Multiple sclerosis is a chronic, unpredictable, often disabling neurological disease affecting an estimated 100,000 Canadians.

It is the most common neurological disease affecting young adults in Canada, usually diagnosed between the ages of 15 and 40.

Women are more than three times as likely to develop MS as men and multiple sclerosis symptoms vary widely and may lead to problmes with numbness, coordination, vision and speech, as well as extreme fatigue and even paralysis.

The Multiple Sclerosis Society of Canada founded in 1948, is the only national voluntary organization in Canada that supports both MS research and programs and services for people living with MS and their families.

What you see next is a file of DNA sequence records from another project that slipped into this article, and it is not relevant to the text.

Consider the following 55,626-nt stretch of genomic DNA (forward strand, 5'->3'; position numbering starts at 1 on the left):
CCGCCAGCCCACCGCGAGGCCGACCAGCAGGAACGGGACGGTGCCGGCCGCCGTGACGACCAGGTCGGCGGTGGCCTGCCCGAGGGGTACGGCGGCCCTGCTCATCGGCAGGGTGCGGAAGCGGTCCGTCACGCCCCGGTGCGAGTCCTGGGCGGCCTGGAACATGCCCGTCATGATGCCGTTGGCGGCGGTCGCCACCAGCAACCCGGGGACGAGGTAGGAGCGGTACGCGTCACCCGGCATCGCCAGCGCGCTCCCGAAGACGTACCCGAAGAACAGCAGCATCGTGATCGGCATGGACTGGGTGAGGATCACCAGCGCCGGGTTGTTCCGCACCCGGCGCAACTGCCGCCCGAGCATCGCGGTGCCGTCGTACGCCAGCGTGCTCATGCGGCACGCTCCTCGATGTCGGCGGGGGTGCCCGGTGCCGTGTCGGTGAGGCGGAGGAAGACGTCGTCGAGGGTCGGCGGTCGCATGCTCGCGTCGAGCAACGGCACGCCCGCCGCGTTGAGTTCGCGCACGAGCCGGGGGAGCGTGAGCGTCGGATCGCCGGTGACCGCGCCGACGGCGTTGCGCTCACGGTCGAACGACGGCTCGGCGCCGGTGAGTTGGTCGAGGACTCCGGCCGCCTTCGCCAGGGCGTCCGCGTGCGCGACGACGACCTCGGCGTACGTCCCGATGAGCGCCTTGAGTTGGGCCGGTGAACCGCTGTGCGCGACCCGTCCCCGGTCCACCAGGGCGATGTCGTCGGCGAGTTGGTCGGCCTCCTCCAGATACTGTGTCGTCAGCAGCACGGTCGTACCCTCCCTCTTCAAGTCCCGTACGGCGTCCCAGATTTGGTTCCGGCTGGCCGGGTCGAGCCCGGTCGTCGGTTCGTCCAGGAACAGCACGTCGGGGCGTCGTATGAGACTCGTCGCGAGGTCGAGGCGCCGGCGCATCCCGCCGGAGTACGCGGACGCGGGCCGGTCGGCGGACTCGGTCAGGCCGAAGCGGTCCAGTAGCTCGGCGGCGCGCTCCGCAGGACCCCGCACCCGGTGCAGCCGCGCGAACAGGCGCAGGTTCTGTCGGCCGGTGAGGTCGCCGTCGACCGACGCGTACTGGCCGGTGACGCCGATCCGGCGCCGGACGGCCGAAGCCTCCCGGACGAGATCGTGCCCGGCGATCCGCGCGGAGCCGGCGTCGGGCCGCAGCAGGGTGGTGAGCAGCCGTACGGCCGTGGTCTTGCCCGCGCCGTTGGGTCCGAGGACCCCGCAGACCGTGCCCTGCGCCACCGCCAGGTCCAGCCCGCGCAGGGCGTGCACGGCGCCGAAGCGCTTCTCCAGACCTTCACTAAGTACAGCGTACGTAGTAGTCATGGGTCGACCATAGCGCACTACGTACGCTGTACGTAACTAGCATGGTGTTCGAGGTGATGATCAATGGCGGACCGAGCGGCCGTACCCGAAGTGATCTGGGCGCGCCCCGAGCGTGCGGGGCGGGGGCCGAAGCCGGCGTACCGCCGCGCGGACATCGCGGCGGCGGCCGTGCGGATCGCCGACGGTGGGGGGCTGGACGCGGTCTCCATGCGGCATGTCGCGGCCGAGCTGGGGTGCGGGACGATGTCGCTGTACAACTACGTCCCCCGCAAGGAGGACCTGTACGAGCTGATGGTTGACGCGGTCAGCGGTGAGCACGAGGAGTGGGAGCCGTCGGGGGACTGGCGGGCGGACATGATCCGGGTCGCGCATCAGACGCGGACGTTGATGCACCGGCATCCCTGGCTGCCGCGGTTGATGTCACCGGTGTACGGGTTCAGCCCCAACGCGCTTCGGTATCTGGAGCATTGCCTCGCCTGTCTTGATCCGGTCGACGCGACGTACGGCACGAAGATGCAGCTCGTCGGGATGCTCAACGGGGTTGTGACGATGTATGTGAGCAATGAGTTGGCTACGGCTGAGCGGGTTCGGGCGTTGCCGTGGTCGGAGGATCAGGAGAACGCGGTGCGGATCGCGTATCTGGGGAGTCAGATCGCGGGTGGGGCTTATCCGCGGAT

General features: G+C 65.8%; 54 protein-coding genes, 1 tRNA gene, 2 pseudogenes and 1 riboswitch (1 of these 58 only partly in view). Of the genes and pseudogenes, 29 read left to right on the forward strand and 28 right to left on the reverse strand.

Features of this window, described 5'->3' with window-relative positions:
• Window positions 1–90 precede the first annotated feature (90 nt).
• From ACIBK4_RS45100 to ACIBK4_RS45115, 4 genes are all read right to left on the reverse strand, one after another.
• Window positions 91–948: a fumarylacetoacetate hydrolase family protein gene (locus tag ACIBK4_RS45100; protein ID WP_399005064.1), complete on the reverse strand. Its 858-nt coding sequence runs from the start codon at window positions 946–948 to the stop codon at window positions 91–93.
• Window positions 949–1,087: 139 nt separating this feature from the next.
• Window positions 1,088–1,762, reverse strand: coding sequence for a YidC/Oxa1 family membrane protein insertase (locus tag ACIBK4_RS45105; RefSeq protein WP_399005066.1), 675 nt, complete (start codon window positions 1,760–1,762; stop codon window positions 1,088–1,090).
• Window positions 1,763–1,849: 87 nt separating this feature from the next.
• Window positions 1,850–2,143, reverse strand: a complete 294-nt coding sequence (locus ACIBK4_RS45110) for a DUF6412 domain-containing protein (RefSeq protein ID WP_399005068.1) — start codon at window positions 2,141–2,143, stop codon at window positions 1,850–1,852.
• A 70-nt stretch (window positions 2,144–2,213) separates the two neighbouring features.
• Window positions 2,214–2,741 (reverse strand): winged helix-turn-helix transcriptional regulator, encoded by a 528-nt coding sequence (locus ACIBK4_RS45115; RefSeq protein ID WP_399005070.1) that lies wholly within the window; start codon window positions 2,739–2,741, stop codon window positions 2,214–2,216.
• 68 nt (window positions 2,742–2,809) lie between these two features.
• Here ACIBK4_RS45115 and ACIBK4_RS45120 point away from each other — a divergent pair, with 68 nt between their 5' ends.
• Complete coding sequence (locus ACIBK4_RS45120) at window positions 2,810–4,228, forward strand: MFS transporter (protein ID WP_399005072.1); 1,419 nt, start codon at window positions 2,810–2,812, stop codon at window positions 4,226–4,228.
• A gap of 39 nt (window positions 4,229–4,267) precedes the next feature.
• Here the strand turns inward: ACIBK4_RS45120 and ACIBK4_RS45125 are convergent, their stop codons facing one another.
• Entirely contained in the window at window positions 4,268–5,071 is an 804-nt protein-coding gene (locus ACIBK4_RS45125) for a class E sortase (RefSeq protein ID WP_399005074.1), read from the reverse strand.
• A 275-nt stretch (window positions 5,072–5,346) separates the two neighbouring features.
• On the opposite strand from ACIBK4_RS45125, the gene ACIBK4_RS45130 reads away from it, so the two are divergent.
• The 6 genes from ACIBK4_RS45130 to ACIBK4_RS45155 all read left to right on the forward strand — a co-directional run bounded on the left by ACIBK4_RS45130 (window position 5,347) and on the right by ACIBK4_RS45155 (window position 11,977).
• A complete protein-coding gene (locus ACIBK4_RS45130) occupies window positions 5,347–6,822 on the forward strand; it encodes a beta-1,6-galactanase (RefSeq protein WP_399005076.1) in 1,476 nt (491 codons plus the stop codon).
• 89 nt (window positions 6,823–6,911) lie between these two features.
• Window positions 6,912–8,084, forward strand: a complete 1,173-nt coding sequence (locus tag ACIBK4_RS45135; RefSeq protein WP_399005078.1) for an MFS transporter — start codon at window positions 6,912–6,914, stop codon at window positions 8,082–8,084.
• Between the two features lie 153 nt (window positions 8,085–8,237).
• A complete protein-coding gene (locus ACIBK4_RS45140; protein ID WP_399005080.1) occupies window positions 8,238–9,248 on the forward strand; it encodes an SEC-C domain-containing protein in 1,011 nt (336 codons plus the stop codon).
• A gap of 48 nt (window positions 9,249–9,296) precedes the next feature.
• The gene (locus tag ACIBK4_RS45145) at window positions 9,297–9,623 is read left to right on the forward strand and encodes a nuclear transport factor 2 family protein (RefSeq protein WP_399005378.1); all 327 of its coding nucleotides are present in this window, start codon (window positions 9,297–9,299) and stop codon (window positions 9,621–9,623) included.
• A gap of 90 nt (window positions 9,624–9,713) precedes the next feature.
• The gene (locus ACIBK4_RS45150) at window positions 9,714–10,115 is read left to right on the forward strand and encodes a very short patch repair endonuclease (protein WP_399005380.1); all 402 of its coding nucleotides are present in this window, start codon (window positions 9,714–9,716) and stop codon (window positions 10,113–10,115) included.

The Multiple Sclerosis Society of Canada provides approximately $11 million for MS research each year in the fight to end MS, and since its inception in 1948, the MS Society has provided over $140 million of funding for MS research and researchers in Canada.

I would like to take this moment to recognize the dedication and commitment of all supporters and volunteers and declare this month of May to be MS Awareness Month for the Multiple Sclerosis Society of Canada, Atlantic Division.